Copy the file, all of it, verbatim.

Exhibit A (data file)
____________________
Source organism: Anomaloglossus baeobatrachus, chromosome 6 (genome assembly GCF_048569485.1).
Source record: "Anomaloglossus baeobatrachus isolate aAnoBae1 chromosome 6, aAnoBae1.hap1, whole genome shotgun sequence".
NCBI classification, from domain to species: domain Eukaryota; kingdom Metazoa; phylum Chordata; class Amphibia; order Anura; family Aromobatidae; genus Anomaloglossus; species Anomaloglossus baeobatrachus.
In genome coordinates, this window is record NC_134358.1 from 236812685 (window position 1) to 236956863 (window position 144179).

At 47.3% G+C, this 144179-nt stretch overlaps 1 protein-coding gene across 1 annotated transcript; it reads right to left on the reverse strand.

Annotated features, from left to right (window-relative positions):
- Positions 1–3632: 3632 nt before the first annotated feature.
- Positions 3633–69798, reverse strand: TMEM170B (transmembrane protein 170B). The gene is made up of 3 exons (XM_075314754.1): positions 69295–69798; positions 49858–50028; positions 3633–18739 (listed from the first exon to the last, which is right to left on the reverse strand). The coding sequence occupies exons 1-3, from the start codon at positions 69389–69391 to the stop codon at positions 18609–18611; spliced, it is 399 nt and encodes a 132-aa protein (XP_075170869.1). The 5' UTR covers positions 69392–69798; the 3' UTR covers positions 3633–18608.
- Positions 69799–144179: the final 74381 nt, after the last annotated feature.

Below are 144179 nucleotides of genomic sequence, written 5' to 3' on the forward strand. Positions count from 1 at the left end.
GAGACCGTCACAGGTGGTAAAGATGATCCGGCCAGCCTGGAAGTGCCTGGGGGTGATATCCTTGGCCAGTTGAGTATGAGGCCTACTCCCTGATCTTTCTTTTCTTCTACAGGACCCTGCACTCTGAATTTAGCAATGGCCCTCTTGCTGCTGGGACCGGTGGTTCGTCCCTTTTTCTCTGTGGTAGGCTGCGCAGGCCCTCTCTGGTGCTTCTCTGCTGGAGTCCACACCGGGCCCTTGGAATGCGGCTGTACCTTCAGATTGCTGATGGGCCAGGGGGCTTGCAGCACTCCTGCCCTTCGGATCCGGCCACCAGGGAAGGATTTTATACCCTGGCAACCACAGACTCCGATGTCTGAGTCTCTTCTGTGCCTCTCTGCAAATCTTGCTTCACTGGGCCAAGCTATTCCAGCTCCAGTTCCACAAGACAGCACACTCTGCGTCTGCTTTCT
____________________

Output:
Source organism: Anomaloglossus baeobatrachus, chromosome 6 (genome assembly GCF_048569485.1).
Source record: "Anomaloglossus baeobatrachus isolate aAnoBae1 chromosome 6, aAnoBae1.hap1, whole genome shotgun sequence".
NCBI classification, from domain to species: domain Eukaryota; kingdom Metazoa; phylum Chordata; class Amphibia; order Anura; family Aromobatidae; genus Anomaloglossus; species Anomaloglossus baeobatrachus.
In genome coordinates, this window is record NC_134358.1 from 236812685 (window position 1) to 236956863 (window position 144179).

At 47.3% G+C, this 144179-nt stretch overlaps 1 protein-coding gene across 1 annotated transcript; it reads right to left on the reverse strand.

Annotated features, from left to right (window-relative positions):
- Positions 1–3632: 3632 nt before the first annotated feature.
- Positions 3633–69798, reverse strand: TMEM170B (transmembrane protein 170B). The gene is made up of 3 exons (XM_075314754.1): positions 69295–69798; positions 49858–50028; positions 3633–18739 (listed from the first exon to the last, which is right to left on the reverse strand). The coding sequence occupies exons 1-3, from the start codon at positions 69389–69391 to the stop codon at positions 18609–18611; spliced, it is 399 nt and encodes a 132-aa protein (XP_075170869.1). The 5' UTR covers positions 69392–69798; the 3' UTR covers positions 3633–18608.
- Positions 69799–144179: the final 74381 nt, after the last annotated feature.

Below are 144179 nucleotides of genomic sequence, written 5' to 3' on the forward strand. Positions count from 1 at the left end.
GAGACCGTCACAGGTGGTAAAGATGATCCGGCCAGCCTGGAAGTGCCTGGGGGTGATATCCTTGGCCAGTTGAGTATGAGGCCTACTCCCTGATCTTTCTTTTCTTCTACAGGACCCTGCACTCTGAATTTAGCAATGGCCCTCTTGCTGCTGGGACCGGTGGTTCGTCCCTTTTTCTCTGTGGTAGGCTGCGCAGGCCCTCTCTGGTGCTTCTCTGCTGGAGTCCACACCGGGCCCTTGGAATGCGGCTGTACCTTCAGATTGCTGATGGGCCAGGGGGCTTGCAGCACTCCTGCCCTTCGGATCCGGCCACCAGGGAAGGATTTTATACCCTGGCAACCACAGACTCCGATGTCTGAGTCTCTTCTGTGCCTCTCTGCAAATCTTGCTTCACTGGGCCAAGCTATTCCAGCTCCAGTTCCACAAGACAGCACACTCTGCGTCTGCTTTCT